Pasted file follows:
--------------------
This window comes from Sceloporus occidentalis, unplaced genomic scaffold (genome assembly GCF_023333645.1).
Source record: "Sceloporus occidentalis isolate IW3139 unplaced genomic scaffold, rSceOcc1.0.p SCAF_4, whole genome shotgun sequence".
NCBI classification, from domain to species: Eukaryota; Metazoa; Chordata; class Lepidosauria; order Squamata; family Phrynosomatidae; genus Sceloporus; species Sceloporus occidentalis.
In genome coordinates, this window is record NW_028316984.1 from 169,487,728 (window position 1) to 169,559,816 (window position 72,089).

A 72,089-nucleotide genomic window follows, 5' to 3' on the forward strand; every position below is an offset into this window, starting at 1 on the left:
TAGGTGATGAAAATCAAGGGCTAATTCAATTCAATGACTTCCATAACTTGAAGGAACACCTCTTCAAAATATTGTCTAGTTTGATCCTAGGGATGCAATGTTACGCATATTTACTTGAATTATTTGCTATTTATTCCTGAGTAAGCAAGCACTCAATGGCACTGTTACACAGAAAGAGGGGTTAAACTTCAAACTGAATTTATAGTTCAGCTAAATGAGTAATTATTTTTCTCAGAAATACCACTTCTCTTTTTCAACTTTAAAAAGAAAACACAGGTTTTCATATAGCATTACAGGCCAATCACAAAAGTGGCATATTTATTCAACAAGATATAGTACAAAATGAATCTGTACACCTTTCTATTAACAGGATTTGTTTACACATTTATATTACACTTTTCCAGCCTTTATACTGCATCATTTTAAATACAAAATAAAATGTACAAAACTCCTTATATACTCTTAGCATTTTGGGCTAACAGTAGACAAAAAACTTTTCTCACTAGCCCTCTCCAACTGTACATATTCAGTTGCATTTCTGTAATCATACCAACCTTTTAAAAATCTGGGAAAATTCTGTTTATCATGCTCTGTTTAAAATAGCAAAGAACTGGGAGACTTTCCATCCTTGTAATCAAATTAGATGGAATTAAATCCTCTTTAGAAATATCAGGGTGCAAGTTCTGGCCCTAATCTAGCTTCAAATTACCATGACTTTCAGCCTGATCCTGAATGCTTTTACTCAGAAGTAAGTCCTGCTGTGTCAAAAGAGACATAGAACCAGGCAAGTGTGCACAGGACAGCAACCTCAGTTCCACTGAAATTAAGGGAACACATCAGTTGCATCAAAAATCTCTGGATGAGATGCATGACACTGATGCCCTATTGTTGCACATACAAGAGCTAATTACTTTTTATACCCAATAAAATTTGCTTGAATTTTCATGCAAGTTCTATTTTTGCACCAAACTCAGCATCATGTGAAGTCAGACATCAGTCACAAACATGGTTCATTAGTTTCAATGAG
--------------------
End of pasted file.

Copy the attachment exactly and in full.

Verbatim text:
This window comes from Sceloporus occidentalis, unplaced genomic scaffold (genome assembly GCF_023333645.1).
Source record: "Sceloporus occidentalis isolate IW3139 unplaced genomic scaffold, rSceOcc1.0.p SCAF_4, whole genome shotgun sequence".
NCBI classification, from domain to species: Eukaryota; Metazoa; Chordata; class Lepidosauria; order Squamata; family Phrynosomatidae; genus Sceloporus; species Sceloporus occidentalis.
In genome coordinates, this window is record NW_028316984.1 from 169,487,728 (window position 1) to 169,559,816 (window position 72,089).

A 72,089-nucleotide genomic window follows, 5' to 3' on the forward strand; every position below is an offset into this window, starting at 1 on the left:
TAGGTGATGAAAATCAAGGGCTAATTCAATTCAATGACTTCCATAACTTGAAGGAACACCTCTTCAAAATATTGTCTAGTTTGATCCTAGGGATGCAATGTTACGCATATTTACTTGAATTATTTGCTATTTATTCCTGAGTAAGCAAGCACTCAATGGCACTGTTACACAGAAAGAGGGGTTAAACTTCAAACTGAATTTATAGTTCAGCTAAATGAGTAATTATTTTTCTCAGAAATACCACTTCTCTTTTTCAACTTTAAAAAGAAAACACAGGTTTTCATATAGCATTACAGGCCAATCACAAAAGTGGCATATTTATTCAACAAGATATAGTACAAAATGAATCTGTACACCTTTCTATTAACAGGATTTGTTTACACATTTATATTACACTTTTCCAGCCTTTATACTGCATCATTTTAAATACAAAATAAAATGTACAAAACTCCTTATATACTCTTAGCATTTTGGGCTAACAGTAGACAAAAAACTTTTCTCACTAGCCCTCTCCAACTGTACATATTCAGTTGCATTTCTGTAATCATACCAACCTTTTAAAAATCTGGGAAAATTCTGTTTATCATGCTCTGTTTAAAATAGCAAAGAACTGGGAGACTTTCCATCCTTGTAATCAAATTAGATGGAATTAAATCCTCTTTAGAAATATCAGGGTGCAAGTTCTGGCCCTAATCTAGCTTCAAATTACCATGACTTTCAGCCTGATCCTGAATGCTTTTACTCAGAAGTAAGTCCTGCTGTGTCAAAAGAGACATAGAACCAGGCAAGTGTGCACAGGACAGCAACCTCAGTTCCACTGAAATTAAGGGAACACATCAGTTGCATCAAAAATCTCTGGATGAGATGCATGACACTGATGCCCTATTGTTGCACATACAAGAGCTAATTACTTTTTATACCCAATAAAATTTGCTTGAATTTTCATGCAAGTTCTATTTTTGCACCAAACTCAGCATCATGTGAAGTCAGACATCAGTCACAAACATGGTTCATTAGTTTCAATGAG